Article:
Single Women Leading Men in US Home Ownership
The latest research into women’s struggles with money, Mary Pilon of US business website Bloomberg notes, can make for dreary news.
“Women earn less than their male counterparts, pay harsher workplace penalties for pursuing parenthood, struggle more with debt, and save less for retirement,” Pilon wrote of the situation in the United States, although she could easily have been writing about Australia.
Crucially, women also lose years from their careers by raising children, they do mountains of unpaid (and often unappreciated) domestic work and to top it all off – when facing financial strain – often give birth to under-weight babies.
Many also still face nagging historical stereotypes that women can’t manage money – despite evidence showing women shoulder more financial decision-making and responsibility in families, marriages and relationships than ever before. Sound like a recipe for financial stress?
Forget ‘dreary’ – the news about women and money can be downright depressing.
But according to new research from the National Association of Realtors, single women in the US are leaving single men in the dust for home ownership compared to single men.
The NAR says 17 per cent of American homebuyers are single women compared to single men, who make up just 7 per cent of the market.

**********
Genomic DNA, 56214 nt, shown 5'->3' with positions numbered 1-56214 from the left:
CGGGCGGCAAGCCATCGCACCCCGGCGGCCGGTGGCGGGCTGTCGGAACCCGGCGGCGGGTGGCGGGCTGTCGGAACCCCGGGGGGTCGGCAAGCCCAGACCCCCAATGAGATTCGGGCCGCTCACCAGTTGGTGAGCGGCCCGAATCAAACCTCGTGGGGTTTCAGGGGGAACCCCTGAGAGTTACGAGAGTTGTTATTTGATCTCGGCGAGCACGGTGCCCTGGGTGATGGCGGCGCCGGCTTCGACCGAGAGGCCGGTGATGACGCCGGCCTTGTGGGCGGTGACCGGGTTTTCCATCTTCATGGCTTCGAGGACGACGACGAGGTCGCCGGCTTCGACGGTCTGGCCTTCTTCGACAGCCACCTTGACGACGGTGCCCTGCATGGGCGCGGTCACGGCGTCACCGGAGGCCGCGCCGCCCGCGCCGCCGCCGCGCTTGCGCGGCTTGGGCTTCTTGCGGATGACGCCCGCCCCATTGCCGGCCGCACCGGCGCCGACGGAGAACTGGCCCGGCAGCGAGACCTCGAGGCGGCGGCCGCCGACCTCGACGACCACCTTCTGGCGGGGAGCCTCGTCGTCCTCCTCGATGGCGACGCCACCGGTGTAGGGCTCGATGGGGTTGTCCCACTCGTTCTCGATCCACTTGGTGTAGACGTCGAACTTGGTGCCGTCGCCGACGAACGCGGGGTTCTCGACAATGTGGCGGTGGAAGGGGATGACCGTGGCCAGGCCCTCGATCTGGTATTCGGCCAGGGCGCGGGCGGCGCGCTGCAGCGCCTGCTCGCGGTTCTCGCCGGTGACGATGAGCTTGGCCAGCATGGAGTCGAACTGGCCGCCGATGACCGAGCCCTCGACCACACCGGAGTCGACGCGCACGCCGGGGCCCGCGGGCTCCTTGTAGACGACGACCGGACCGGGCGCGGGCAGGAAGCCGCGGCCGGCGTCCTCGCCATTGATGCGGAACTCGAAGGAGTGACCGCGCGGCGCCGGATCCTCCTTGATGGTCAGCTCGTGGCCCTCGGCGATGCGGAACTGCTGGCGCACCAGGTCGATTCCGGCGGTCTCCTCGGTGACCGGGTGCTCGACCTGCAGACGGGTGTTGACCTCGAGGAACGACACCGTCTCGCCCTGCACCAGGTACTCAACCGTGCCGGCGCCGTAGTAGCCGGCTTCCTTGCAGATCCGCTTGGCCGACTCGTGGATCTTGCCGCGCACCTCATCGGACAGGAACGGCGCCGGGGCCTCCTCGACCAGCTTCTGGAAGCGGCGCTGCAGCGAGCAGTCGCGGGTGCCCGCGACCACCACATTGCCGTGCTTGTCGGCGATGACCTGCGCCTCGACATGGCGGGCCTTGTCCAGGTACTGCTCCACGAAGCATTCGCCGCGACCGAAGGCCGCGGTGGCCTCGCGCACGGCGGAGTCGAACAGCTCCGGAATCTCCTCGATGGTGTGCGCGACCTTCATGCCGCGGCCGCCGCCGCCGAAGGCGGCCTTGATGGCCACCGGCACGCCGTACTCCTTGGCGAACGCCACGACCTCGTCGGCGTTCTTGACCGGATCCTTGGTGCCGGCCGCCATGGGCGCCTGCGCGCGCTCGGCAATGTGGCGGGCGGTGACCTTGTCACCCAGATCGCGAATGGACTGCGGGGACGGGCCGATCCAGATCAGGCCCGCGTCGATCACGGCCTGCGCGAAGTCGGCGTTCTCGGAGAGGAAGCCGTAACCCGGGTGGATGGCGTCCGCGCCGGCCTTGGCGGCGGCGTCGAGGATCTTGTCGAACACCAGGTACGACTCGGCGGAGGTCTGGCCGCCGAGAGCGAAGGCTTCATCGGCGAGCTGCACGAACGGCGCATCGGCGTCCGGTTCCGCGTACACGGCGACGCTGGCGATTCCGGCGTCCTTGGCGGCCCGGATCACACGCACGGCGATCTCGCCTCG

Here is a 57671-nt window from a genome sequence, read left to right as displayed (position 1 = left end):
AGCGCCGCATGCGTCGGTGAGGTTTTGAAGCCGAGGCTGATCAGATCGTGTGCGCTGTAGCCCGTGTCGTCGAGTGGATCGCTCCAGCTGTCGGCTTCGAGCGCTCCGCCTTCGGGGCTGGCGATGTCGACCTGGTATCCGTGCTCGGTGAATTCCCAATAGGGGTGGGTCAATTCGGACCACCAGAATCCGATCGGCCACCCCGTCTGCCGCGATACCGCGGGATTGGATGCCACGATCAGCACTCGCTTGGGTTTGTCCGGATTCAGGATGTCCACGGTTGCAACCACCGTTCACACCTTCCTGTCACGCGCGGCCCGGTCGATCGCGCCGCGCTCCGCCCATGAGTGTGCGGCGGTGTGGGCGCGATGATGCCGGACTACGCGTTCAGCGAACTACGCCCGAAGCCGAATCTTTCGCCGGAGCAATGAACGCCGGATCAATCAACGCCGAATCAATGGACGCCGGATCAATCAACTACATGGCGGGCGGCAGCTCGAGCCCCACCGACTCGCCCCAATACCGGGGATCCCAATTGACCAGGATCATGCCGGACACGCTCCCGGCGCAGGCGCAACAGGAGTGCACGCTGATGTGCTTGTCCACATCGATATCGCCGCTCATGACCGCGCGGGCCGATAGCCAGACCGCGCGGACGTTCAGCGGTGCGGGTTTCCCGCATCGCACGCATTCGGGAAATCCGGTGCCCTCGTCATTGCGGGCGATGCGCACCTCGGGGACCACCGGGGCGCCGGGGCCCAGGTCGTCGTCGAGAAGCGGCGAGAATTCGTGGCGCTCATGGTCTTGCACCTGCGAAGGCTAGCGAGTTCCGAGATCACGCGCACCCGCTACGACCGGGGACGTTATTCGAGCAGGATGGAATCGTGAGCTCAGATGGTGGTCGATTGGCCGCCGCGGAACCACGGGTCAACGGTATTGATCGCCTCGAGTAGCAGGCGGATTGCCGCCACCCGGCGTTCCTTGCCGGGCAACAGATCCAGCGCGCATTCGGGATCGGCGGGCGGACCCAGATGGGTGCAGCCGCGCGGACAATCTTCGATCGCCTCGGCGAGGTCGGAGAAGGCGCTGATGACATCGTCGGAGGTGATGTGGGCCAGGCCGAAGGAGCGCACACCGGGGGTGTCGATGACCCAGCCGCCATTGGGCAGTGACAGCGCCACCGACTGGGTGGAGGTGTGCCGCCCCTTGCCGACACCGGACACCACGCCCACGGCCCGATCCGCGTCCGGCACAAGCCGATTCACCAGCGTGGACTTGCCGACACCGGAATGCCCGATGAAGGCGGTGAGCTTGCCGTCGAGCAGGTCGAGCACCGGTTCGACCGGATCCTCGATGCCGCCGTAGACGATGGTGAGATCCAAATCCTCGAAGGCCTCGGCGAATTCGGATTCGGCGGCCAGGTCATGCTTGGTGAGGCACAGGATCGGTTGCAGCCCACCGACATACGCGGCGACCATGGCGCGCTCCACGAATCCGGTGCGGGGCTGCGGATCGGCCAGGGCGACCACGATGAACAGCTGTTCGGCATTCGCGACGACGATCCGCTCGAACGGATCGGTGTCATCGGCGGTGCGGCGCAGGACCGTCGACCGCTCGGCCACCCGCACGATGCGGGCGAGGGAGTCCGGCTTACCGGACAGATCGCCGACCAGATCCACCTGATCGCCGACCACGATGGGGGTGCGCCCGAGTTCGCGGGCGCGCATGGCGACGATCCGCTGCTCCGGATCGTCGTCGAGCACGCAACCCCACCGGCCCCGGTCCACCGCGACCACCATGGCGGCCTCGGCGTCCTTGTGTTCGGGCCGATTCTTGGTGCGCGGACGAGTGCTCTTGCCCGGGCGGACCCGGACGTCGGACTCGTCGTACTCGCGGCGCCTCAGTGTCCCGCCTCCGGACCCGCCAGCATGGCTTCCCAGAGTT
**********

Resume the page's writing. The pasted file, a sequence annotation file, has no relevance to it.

Pilon spoke to “30-something” Michelle Jackson who bought a one bedroom apartment in Denver in 2007 which she plans to renovate and is even considering buying a second property.
“I’m so happy,” Jackson said. “It’s completely changed how I feel connected to the place where I’m living. It’s one of the best things I’ve ever done.”
Jackson’s motivation could easily echo the story of many Australian women: “I wanted to have my own place,” she said.
“A lot of people in my circle of friends were women purchasing their homes when they got married, but I still felt like I wanted to build my own wealth and buy.
“If and when I met someone, it’s something that just added to what I bring to the relationship. It didn’t make sense to wait.”
In Australia single men still lead single women when it comes to applications for mortgage finance, according to Aussie Home Loan data reported by domain.com.au in 2016, but the gap is closing. Aussie Home Loans data said 12.34 of mortgage applicants were single men and 11.22 were single women.
Swinburne University social researcher Andrea Sharam said historical discrimination against Australian women in the loan approval process was shifting.
“It’s appalling to suggest women are more financially illiterate than men,” Sharam told domain.com.au.
“I think younger women in particularly are now thinking about housing as something they do as a part of their life plan … it doesn’t matter if they get a partner or not.”